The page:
Every few weeks I get an email from a teenager who is struggling with crossdressing. They're looking for advice, sometimes sure of their transgender identity, other times coming to terms with the alien desire to wear clothes of the opposite sex. I think it's wonderful that the Internet allows us to explore the transgender demons inside us without letting on that we're anything but normal. Yet in many ways I'm conflicted about replying, because being a teenager and knowing about crossdressing is not something I can relate to.
Even though I've had the strange desire to wear woman's clothes since I was four years old, I didn't have a name or anyone to reach out to when I was a teenager. So I have limited experience in receiving advice early on in life, and then looking retrospectively to see how helpful that advice was.
I'll share some of my thoughts on the most common questions I've received from teenage crossdressers, and I encourage you to review the excellent resources provided for transgender youth by tsroadmap.com
I like to wear woman's clothes, am I a crossdresser? Maybe, maybe not. During the teenage years there is a lot going on as our bodies change and mature. Hormones are raging, as we begin to fully form our identity separate from our parents and family. During this stage of life things which seem vitally important today may not seem so important three years from now. We go through phases that seem to leave as quickly as they came.
By no means am I saying that your desire to wear woman's clothing, or your perceived identity as a member of the fairer sex is just a phase. Rather, you need to carefully examine your own feelings in light of the dramatic changes happening in your life. It may very well be that you are a crossdresser, and have been blessed to realize this so early in life. Only you know for certain whether you're a crossdresser, and it's okay to take a few months to figure it out.
Should I tell me parents? That's a tricky one. I haven't told my parents yet, even though I suspect my mom knew all along. There are few people in the world who care more about you than your parents. They want what is best for you, and can be your greatest allies as you explore your feminine side. Your parents could also end up harming your path to self discovery - a well intentioned parent may seek to cure you for fear of your future, or may have religious or moral objections to who you are that lends itself to destructive behavior. My advice would be to find another adult you feel safe confiding in. Perhaps it's an aunt you have a good relationship with, or a school counselor - someone who is able to place your needs ahead of the need to tell your parents without your consent. There is no guarantee that this person will have all the answers, or even any good answers, but talking with someone will help you figure out things for yourself as well.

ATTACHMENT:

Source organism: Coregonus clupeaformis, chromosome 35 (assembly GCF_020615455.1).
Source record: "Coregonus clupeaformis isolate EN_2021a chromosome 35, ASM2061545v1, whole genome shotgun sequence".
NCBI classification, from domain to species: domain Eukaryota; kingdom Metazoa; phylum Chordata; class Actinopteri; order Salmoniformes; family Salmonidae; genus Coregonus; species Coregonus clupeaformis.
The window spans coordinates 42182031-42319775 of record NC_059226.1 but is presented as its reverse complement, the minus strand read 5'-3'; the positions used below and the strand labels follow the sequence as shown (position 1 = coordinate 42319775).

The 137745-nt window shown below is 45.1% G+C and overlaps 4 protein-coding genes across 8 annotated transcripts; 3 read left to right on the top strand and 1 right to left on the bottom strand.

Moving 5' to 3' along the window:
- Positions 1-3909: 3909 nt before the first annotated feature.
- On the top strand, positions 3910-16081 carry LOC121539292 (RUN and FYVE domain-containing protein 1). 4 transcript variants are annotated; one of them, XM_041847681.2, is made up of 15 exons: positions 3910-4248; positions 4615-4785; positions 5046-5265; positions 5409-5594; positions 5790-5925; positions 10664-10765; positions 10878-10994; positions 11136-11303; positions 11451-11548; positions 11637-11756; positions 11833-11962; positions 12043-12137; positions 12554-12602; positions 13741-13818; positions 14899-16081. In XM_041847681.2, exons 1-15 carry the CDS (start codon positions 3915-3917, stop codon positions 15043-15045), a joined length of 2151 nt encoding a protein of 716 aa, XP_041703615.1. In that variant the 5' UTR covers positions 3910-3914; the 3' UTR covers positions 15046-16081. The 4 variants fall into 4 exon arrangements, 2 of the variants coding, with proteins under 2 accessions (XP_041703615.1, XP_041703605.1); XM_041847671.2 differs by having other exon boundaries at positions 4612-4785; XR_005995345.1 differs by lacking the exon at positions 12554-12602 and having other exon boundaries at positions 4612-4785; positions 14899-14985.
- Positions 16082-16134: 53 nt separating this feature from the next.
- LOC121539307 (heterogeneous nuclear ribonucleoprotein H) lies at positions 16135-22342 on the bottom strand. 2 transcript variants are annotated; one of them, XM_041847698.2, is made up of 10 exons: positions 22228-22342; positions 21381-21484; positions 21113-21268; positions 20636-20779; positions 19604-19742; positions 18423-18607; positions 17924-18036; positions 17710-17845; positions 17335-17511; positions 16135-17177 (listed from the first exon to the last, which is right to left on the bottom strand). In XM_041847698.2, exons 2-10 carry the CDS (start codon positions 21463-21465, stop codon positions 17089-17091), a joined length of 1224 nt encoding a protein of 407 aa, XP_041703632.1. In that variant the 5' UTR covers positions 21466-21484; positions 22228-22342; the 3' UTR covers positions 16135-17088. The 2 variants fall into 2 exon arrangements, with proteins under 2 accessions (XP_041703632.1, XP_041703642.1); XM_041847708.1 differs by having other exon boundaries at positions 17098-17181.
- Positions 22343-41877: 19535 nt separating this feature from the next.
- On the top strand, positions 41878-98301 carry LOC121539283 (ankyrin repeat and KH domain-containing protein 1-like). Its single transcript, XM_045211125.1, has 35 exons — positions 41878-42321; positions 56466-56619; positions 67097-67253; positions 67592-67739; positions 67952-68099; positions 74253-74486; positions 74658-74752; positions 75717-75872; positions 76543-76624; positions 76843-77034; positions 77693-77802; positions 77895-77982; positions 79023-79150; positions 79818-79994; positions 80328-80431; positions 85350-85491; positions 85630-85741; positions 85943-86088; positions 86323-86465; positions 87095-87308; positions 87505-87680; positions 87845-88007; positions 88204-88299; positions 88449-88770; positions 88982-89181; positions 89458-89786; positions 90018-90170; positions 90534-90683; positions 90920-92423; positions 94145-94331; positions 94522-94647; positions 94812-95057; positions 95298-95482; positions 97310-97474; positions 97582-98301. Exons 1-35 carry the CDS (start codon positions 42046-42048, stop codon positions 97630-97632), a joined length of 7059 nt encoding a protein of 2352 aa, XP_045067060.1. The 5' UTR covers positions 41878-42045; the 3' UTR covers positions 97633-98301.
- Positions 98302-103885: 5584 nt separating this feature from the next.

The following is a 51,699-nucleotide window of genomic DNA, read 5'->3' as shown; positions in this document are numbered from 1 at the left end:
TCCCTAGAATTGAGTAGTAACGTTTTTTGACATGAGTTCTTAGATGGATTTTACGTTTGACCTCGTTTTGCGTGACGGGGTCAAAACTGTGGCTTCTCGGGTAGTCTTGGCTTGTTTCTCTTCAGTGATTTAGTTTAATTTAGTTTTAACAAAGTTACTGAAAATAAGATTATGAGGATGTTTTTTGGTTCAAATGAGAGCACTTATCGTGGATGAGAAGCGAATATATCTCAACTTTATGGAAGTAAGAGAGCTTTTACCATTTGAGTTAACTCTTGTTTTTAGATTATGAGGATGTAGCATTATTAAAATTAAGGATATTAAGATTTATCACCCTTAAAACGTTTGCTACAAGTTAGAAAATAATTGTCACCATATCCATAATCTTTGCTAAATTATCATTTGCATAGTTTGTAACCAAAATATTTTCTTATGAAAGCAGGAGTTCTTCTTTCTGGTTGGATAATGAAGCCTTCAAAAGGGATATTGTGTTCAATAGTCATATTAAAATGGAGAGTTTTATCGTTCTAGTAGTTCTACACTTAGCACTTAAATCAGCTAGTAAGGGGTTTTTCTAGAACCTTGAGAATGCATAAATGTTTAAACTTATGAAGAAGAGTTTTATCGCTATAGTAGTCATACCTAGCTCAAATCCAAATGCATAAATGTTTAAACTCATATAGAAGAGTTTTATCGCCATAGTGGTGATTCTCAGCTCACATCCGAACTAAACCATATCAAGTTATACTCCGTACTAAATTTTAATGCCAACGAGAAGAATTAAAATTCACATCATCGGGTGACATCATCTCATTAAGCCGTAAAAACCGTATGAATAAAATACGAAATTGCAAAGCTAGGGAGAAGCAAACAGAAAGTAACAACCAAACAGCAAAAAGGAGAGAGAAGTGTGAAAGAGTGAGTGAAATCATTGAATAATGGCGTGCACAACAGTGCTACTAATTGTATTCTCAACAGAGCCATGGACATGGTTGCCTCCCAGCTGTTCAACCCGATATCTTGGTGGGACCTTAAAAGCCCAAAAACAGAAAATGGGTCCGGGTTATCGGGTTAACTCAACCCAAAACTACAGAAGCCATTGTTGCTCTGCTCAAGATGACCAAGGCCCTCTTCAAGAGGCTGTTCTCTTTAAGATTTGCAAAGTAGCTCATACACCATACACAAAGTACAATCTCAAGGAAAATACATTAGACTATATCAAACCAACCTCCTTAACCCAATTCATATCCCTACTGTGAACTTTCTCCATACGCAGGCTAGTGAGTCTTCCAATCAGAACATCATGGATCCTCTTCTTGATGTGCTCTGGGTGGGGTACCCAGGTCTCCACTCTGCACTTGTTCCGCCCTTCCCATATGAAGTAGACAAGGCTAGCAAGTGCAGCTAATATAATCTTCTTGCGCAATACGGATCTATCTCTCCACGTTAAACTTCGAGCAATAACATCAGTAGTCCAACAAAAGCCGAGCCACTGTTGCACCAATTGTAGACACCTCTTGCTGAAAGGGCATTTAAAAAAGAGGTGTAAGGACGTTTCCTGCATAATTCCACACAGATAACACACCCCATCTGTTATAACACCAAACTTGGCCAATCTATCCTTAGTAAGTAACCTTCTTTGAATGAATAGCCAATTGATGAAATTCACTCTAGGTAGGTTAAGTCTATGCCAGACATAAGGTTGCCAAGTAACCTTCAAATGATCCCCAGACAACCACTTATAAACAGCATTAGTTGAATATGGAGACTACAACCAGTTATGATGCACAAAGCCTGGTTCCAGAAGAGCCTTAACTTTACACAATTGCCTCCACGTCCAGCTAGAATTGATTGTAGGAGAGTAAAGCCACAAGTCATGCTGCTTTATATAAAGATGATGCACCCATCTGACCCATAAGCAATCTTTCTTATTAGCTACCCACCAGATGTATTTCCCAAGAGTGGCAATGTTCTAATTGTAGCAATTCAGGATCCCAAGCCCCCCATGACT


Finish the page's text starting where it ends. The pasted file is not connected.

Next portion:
Am I gay? Maybe, maybe not. Just because you enjoy wearing woman's clothes does not mean you're gay. Sexual preference (do you like boys or girls) and gender identity (do I identify as a boy or girl) are separate. In fact many crossdressers are heterosexual men who identify as male, but enjoy wearing woman's clothes on occasion.
How can I look better as a woman? If you're friends with a girl you trust, a great way to perfect your look is to practice and get her feedback. She's learning just like you are, and it can be a fun way to bond with someone. You'll also find many crossdressing tips right here on Crossdresser Heaven.
Where do you hide your feminine things? It's hard to find a place at home that is truly private. Even seemingly safe hiding places such as under your bed, in a suitcase full of regular clothes at the bottom of your closet are susceptible to accidental discovery (the day your mom decides to do laundry and turn over your bed, or go through old clothes looking for something to give to goodwill). The best hiding place is out in the open after your parents know, but this isn't always an option. A pile of 'your stuff' is usually a great hiding place - the box that holds your CD collection, or in a cupboard behind school text books. Look for a place that someone else is unlikely to have reason to go.
How can I remove makeup before my parents get home? I remember the first time I tried on my mother's lipstick I spent 30 minutes furiously scrubbing to try and get it off before she got back home. All the furious scrubbing made blood rush to my lips, so they looked red even though the lipstick was long gone. The best way to remove makeup is with makeup remover. Your mom probably has some, but if you're unsure you can buy eye makeup remover at any drug store. This will remove eye shadow, mascara, and can even be used to take off lipstick. Most blush and foundation should come off with a good face wash.